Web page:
Lawmakers Won't Legalize Las Vegas Prostitution

State lawmakers have decided not to take up the question of whether to expand and tax legalized prostitution in Nevada's biggest cities, officials on both sides of the issue said.

"The question was broached, in these hard economic times, whether the city of Las Vegas should have legal houses of prostitution," said Assemblyman Bernie Anderson, D-Sparks, chairman of the Assembly Judiciary Committee.

"We already have a full plate," he said.

Nevada Brothel Owners Association chief George Flint said Assembly Speaker Barbara Buckley, D-Las Vegas, informed him that the issue won't be considered.

Support from the leader of the majority party in the Legislature is crucial to move the issue forward.

But Buckley said she does not support legalizing prostitution.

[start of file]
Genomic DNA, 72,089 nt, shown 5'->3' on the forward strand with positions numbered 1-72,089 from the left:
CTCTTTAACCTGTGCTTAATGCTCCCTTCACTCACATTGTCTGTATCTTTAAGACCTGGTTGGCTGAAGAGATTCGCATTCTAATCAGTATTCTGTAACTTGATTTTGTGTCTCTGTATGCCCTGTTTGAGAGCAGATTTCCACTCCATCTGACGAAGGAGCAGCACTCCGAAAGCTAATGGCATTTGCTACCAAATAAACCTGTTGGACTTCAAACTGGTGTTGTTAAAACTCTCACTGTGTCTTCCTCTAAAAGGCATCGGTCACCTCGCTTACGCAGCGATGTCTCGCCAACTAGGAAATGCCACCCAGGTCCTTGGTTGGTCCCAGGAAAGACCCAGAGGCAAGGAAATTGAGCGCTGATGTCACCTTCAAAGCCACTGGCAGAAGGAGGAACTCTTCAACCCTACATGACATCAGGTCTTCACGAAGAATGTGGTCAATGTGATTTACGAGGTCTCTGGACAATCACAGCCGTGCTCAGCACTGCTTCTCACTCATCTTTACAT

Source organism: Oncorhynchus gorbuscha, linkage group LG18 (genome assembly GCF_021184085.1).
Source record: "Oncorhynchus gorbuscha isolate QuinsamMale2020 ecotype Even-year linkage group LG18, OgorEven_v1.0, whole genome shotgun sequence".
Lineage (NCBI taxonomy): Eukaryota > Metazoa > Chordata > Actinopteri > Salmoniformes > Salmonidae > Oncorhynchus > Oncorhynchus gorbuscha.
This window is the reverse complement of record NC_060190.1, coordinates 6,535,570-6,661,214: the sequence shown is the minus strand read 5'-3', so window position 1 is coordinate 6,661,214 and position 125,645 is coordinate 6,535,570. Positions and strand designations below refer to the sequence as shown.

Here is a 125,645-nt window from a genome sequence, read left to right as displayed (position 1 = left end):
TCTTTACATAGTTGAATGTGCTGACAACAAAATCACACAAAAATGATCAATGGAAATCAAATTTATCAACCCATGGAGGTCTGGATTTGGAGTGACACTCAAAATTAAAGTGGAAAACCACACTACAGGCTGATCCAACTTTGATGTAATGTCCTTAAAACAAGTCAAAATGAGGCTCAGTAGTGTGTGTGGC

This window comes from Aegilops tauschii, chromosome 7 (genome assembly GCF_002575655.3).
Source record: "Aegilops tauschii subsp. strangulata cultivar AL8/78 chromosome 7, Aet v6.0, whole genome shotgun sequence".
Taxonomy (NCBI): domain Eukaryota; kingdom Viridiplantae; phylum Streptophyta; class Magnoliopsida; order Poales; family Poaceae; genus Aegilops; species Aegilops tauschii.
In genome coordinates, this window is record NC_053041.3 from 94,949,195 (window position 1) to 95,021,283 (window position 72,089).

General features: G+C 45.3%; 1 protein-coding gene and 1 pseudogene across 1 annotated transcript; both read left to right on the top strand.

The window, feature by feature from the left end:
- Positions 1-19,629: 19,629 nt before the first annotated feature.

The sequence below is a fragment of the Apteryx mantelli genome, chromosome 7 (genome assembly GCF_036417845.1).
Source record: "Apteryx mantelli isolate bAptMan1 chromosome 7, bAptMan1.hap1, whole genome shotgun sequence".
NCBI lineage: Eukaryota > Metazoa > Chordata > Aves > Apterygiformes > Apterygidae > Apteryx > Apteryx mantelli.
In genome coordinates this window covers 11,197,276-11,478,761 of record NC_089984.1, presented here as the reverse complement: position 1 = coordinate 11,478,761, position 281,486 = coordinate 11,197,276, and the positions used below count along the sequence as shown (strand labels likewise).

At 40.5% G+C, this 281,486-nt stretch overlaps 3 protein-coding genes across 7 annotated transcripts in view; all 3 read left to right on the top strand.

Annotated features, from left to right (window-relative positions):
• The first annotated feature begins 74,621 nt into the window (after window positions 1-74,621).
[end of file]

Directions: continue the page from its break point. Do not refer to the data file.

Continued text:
"I'm disappointed," said Flint, who called the brothel industry the only major industry in the state that doesn't pay taxes.

"I felt they at least would look at the merits of the issue," he said. "I've seen legal and regulated, and illegal and unregulated. The first is better."

State law currently allows legalized prostitution only in rural counties. It is banned in counties with 400,000 residents, which means Clark and Washoe counties.

Sen. Bob Coffin, D-Las Vegas, chairman of the Senate Taxation Committee, said last month that he was willing to hold a hearing on proposals to legalize and regulate prostitution in Las Vegas and Nevada's other urban areas.

Las Vegas Mayor Oscar Goodman, who insisted he was not calling for legalization of prostitution in his city, said he welcomed discussion of the topic.